Zero tillage and organic farming in Saskatchewan : an interdisciplinary study of the development of sustainable agriculture
Beckie, Mary Anne
The purpose of this research was to investigate how sustainable agriculture is being conceptualized and implemented in Saskatchewan. Zero tillage, organic farming, and the discourses surrounding them were examined as theoretical and practical responses to sustainable agriculture. Characteristics of 33 organic and 33 zero tillage farming systems located throughout the soil climatic zones of southern Saskatchewan were compared, as well as farmers' perceptions of sustainable agriculture and factors influencing their management decisions. The analysis was extended beyond the local level by examining the links between major socio-political forces shaping agriculture and farmers' perceptions and choices. Central to this analysis is an examination of the role of informal and formal knowledge systems in the development of sustainable agriculture, and how relations of power affect the knowledge that is being produced and ultimately the direction of change in agriculture. Interdisciplinary and exploratory approaches were used to identify and examine a range of emergent issues. The data gathered was analyzed both quantitatively and qualitatively. This study revealed commonalities between zero tillage and organic farmers' basic views on sustainable agriculture, and important differences in the ways these two groups of farmers translated these ideas into practice. Most farmers defined sustainability at the farm-level, focusing on land stewardship and the preservation of the family farm. Farmers adopted zero tillage because of specific environmental, economic and labour advantages, whereas organic farming was adopted for a combination of environmental, health, economic, philosophical/spiritual and labour factors. In general, zero tillage and organic farming systems differed in size, in production and management operations, in land tenure, and in the use of purchased inputs and labour. Zero tillage farms tended to be large, capital-intensive, specialized cropping operations, with a significant proportion of rented land and non-family hired labour. Organic farms were moderate-sized, diversified crop and livestock operations that substituted biological and cultural practices for purchased (agrochemical) inputs, had a high degree of ownership, and relied more upon labour exchange. These characteristics create distinct environmental, economic and social advantages and disadvantages. Zero tillage, compatible with the dominant agricultural paradigm and the industrial model, continues to be promoted by agricultural institutions and agribusiness as the best solution to farm-level sustainability. Interest in organic agriculture and the alternative agricultural paradigm is increasing, however, due to the current crisis in the farm economy and changes in consumers' perceptions and choices.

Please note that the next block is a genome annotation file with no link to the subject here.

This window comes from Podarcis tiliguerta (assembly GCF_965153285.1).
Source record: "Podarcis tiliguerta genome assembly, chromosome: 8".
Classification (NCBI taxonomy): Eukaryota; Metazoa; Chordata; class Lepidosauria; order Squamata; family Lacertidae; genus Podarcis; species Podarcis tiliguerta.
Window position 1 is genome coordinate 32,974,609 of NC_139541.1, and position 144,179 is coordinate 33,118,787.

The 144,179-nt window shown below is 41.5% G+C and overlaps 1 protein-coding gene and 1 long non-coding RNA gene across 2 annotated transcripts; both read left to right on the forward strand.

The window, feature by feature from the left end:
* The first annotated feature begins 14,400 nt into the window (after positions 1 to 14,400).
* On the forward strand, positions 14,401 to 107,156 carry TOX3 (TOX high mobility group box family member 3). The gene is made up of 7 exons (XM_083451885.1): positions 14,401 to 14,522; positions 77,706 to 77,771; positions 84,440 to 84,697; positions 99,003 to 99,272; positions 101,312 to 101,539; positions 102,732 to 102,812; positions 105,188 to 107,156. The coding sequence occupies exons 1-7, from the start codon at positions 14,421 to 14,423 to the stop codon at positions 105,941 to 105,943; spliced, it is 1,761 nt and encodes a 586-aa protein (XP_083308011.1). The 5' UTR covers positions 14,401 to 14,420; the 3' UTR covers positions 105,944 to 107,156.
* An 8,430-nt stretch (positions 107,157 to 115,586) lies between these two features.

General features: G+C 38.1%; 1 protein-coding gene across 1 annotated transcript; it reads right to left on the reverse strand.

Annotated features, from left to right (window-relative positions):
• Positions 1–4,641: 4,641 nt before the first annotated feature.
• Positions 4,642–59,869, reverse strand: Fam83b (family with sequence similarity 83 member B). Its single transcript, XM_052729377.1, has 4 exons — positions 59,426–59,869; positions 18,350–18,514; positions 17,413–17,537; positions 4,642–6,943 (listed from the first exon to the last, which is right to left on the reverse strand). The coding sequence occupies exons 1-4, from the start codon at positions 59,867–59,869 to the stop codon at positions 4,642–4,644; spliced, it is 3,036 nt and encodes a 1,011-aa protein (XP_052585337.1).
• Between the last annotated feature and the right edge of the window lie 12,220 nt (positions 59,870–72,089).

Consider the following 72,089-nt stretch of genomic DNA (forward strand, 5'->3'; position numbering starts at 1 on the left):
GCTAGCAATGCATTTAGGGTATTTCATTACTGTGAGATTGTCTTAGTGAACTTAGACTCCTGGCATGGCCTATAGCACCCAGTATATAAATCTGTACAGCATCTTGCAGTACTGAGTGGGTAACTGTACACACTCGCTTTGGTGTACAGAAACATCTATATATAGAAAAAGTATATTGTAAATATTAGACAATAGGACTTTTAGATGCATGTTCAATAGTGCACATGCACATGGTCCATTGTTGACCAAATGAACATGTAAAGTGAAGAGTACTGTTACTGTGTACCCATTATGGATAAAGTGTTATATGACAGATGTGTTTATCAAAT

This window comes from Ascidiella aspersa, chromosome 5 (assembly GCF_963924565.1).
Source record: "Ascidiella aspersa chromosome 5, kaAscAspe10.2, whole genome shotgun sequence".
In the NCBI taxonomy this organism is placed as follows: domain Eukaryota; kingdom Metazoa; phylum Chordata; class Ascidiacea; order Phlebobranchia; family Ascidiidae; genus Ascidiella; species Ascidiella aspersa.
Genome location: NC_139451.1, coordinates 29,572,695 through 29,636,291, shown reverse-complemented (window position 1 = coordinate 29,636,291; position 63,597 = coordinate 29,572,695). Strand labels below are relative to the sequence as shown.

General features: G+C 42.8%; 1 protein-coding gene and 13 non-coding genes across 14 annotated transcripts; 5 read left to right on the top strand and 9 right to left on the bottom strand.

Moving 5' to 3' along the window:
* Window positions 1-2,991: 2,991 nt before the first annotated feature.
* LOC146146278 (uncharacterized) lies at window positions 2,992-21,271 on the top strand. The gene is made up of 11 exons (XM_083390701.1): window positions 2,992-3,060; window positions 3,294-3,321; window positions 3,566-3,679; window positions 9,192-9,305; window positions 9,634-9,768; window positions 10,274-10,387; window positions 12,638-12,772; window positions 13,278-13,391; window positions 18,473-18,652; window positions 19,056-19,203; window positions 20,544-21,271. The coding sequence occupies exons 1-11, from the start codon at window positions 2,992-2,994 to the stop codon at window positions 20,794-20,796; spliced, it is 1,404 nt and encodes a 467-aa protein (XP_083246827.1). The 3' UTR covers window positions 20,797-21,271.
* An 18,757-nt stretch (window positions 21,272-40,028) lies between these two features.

DegreeDoctor of Philosophy (Ph.D.)
CommitteeAnderson, Darwin W.
Copyright DateSeptember 2000
farming - socio-economic factors
Saskatchewan - agriculture